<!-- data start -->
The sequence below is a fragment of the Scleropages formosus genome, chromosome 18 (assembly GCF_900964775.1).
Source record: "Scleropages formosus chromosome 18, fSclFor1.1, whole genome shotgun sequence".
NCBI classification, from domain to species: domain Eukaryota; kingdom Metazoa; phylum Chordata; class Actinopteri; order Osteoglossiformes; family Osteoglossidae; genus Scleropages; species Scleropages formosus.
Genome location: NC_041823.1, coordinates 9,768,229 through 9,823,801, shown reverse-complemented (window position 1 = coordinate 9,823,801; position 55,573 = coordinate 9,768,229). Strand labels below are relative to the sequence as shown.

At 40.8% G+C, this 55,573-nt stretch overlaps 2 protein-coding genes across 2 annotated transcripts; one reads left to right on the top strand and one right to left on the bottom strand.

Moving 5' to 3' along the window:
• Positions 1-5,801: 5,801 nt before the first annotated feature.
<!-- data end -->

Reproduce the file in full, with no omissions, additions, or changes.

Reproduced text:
The sequence below is a fragment of the Scleropages formosus genome, chromosome 18 (assembly GCF_900964775.1).
Source record: "Scleropages formosus chromosome 18, fSclFor1.1, whole genome shotgun sequence".
NCBI classification, from domain to species: domain Eukaryota; kingdom Metazoa; phylum Chordata; class Actinopteri; order Osteoglossiformes; family Osteoglossidae; genus Scleropages; species Scleropages formosus.
Genome location: NC_041823.1, coordinates 9,768,229 through 9,823,801, shown reverse-complemented (window position 1 = coordinate 9,823,801; position 55,573 = coordinate 9,768,229). Strand labels below are relative to the sequence as shown.

At 40.8% G+C, this 55,573-nt stretch overlaps 2 protein-coding genes across 2 annotated transcripts; one reads left to right on the top strand and one right to left on the bottom strand.

Moving 5' to 3' along the window:
• Positions 1-5,801: 5,801 nt before the first annotated feature.